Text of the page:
For Al Jazeera, May is the cruelest month. In just the past four weeks, two ex-employees have filed separate lawsuits totaling some $100 million, three executives have resigned from its New York-based American channel and plans for a Turkish version have been scrapped.
The Qatar-based network looked unstoppable just a few years ago, but its loss is a gain for anyone opposed to the extremist agenda it promotes.
Four years ago, amid the optimism of the Arab Spring, Al Jazeera was winning friends in high places. Then-Secretary of State Hillary Clinton lauded the network as “real news,” and Sen. John McCain said he was “very proud” of the role it played in the uprisings.
As long-entrenched rulers were swept away across the Middle East, many were replaced by the Qatari-aligned Muslim Brotherhood. The future was looking bright in Doha.
It’s hard to overstate the change in Al Jazeera’s, and Qatar’s, fortunes since. Not only is the Brotherhood on its knees — pushed out of power in Egypt and Tunisia and banned in Saudi Arabia and the United Arab Emirates — but former employees and even governments once sympathetic to Al Jazeera are now questioning its ethics.
The network’s latest travails began several weeks ago as former Al Jazeera America employee Matthew Luke filed a $15 million wrongful-termination suit, complaining of a hostile work environment including an executive he claims consistently made “discriminatory, anti-Semitic and anti-American remarks.”
The same day the lawsuit was filed, Executive Vice President of Human Resources Diane Lee and Executive Vice President of Communications Dawn Bridges resigned.
Less than a week later, they were followed by Marcy McGinnis, senior vice president of outreach and a three-decade veteran of CBS News. Capping the indignity, Al Jazeera America CEO Ehab Shihabi was abruptly replaced earlier this month.
Soon after, news broke in Turkey that the managing director of Al Jazeera’s Turkish group had been sacked, that three-year-long preparations for a Turkish news channel had been scrapped and that some 160 employees would be let go.
Turkish media is abuzz with speculation Ankara blocked Al Jazeera’s inroads over the network’s sympathetic coverage of 2013 anti-government protests in Istanbul.
The snub from Turkey, which shares Qatar’s Brotherhood sympathies, spoke volumes about Doha’s dwindling circle of friends.
The latest blow to Al Jazeera’s prestige came May 11, when Mohamed Fahmy, the former Cairo bureau chief for Al Jazeera Arabic, announced he had filed an $83 million lawsuit against the network in a Canadian court.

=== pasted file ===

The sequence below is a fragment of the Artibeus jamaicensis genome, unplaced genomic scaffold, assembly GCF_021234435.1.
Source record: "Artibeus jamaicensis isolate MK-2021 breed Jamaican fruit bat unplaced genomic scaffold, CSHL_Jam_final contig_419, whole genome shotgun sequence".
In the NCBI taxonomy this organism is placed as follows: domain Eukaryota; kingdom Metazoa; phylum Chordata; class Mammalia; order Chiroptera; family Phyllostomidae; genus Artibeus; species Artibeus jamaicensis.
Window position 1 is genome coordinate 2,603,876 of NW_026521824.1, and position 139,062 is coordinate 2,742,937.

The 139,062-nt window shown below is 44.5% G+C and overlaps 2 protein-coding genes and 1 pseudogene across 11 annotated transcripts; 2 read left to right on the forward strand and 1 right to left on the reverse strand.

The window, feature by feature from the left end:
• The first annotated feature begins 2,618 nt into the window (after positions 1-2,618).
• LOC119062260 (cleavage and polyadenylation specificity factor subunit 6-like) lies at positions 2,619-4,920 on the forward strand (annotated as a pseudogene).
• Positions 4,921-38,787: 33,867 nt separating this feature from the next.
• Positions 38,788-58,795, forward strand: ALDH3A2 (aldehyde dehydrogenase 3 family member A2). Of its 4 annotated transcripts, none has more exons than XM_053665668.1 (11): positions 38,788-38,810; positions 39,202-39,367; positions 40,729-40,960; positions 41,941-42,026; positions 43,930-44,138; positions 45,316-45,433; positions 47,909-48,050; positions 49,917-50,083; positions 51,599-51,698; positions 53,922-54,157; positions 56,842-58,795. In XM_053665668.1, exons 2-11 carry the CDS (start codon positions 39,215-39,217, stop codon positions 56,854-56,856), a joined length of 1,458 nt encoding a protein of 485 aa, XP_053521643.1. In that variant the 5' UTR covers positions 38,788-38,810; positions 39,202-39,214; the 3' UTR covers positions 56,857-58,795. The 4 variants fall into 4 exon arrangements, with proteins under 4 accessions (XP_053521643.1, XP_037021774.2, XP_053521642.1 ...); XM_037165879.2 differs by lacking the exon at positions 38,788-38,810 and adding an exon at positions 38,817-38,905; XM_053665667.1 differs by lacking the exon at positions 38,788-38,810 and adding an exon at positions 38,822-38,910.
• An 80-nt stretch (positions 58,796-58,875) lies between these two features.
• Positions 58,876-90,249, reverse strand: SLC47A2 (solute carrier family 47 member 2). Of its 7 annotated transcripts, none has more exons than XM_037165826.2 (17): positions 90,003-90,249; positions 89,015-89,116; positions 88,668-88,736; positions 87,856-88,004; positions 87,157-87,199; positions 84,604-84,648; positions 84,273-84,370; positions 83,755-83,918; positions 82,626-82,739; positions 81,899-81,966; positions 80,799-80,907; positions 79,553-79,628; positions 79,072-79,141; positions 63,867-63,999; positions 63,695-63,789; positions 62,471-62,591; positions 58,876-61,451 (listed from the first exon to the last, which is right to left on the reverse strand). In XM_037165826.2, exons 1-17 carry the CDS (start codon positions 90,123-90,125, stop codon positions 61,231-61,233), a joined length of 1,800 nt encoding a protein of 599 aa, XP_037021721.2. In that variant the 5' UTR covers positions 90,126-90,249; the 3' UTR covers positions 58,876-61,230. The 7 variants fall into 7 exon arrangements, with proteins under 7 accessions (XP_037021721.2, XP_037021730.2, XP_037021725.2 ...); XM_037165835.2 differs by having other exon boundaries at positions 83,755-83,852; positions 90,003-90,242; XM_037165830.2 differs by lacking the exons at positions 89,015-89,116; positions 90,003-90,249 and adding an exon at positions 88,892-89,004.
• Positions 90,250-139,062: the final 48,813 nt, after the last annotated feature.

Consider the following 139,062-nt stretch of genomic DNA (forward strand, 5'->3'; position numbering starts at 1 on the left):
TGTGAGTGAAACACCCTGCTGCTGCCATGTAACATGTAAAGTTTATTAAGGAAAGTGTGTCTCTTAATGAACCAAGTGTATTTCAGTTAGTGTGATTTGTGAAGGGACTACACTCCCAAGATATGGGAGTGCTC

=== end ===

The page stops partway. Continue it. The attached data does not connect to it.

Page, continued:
Fahmy — a Canadian citizen of Egyptian origin who spent more than a year in an Egyptian jail — accuses the network of negligence, misrepresentation and breach of contract.
In a scathing press conference in Cairo, Fahmy blasted his former employers as “not only biased towards the Muslim Brotherhood — they were [its] sponsors.”
It’s hard to disagree. Al Jazeera Arabic — the flagship of the Al Jazeera conglomerate — has long served as a mouthpiece for Qatar’s Islamist-driven regional agenda.
During last summer’s Gaza war, the channel’s coverage seemed taken from Hamas’s own playbook (an unsurprising fact given Qatari support for the terrorist group), describing all Palestinian casualties, whether civilians or militants, as “martyrs.”
Similarly, an article from February on last year’s slaughter of worshippers in a West Jerusalem synagogue with a gun and a meat cleaver described the killers as “martyrs.”
Al Jazeera is by far the most-watched channel in the Arab world, and Al Jazeera English (the network’s English-language channel for everywhere but America) is available in 140 countries, including every European market.
But the network has never quite found a market in America. It ranked a dismal 104 out of 106 among ad-supported cable channels, and in the first quarter of 2015, averaged only 35,000 viewers (about the same figure as Al Gore’s failed station Current TV, which it replaced).
Americans, it seems, simply aren’t buying what Al Jazeera is selling. This month’s rebuffs, resignations and litigation — from New York to Cairo and Ankara — suggest an ever-diminishing pool of those who are.
Oren Kessler is deputy director for research and a research fellow at the Foundation for Defense of Democracies, where David A. Weinberg is a senior fellow.